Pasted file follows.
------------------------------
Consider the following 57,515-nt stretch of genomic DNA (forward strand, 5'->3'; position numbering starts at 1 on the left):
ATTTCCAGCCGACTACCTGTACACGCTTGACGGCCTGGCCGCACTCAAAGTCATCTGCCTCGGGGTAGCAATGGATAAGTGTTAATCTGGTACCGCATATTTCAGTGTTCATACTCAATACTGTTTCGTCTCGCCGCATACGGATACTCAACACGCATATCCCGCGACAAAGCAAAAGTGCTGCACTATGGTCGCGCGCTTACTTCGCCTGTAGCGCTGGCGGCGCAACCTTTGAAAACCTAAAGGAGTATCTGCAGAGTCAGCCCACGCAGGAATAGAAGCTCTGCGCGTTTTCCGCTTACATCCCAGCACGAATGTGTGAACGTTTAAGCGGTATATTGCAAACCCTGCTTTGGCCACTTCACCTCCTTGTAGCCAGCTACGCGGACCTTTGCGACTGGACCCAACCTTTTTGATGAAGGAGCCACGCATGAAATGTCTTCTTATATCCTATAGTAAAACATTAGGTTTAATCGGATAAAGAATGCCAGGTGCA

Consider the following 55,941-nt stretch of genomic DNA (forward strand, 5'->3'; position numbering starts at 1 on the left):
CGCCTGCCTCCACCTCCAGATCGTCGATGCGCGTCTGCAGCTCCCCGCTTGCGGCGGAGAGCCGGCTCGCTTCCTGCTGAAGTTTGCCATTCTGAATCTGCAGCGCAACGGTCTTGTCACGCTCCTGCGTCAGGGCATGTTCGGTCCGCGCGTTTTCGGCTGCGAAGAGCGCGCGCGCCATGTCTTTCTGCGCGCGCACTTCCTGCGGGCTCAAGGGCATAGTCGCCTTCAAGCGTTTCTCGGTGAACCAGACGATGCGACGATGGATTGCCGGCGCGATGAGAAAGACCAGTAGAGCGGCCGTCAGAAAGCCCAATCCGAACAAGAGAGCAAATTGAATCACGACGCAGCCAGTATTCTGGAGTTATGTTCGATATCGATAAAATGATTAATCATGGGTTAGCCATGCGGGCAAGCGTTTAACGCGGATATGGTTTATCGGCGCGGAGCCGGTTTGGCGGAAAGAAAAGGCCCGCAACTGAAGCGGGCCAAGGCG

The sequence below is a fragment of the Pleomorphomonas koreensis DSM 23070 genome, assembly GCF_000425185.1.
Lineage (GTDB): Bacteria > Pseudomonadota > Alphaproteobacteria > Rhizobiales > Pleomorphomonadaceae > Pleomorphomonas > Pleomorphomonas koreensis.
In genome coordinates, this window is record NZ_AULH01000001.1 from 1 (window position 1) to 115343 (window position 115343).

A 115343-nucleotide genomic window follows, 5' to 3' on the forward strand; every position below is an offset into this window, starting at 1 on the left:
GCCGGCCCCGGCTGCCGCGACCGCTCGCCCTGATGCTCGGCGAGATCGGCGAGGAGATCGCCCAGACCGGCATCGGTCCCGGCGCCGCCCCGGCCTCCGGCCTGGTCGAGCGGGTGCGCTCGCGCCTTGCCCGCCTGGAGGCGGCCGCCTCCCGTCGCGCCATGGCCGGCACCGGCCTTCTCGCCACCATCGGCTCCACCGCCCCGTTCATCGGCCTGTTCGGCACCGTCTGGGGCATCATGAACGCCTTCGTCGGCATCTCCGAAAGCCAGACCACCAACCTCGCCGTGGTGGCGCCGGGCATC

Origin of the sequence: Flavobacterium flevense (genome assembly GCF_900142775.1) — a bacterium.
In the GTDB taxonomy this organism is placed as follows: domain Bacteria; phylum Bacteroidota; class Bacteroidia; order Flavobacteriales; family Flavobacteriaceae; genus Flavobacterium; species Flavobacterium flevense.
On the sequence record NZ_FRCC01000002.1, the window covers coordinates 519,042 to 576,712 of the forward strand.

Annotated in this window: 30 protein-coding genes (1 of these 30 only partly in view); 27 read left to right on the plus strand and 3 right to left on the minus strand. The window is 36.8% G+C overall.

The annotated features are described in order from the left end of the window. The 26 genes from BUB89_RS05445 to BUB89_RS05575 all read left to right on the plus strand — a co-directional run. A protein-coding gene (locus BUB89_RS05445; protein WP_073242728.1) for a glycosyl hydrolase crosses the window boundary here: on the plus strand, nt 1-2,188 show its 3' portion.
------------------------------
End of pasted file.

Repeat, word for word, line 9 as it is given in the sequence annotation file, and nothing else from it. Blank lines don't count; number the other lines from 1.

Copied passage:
GCCGGCCCCGGCTGCCGCGACCGCTCGCCCTGATGCTCGGCGAGATCGGCGAGGAGATCGCCCAGACCGGCATCGGTCCCGGCGCCGCCCCGGCCTCCGGCCTGGTCGAGCGGGTGCGCTCGCGCCTTGCCCGCCTGGAGGCGGCCGCCTCCCGTCGCGCCATGGCCGGCACCGGCCTTCTCGCCACCATCGGCTCCACCGCCCCGTTCATCGGCCTGTTCGGCACCGTCTGGGGCATCATGAACGCCTTCGTCGGCATCTCCGAAAGCCAGACCACCAACCTCGCCGTGGTGGCGCCGGGCATC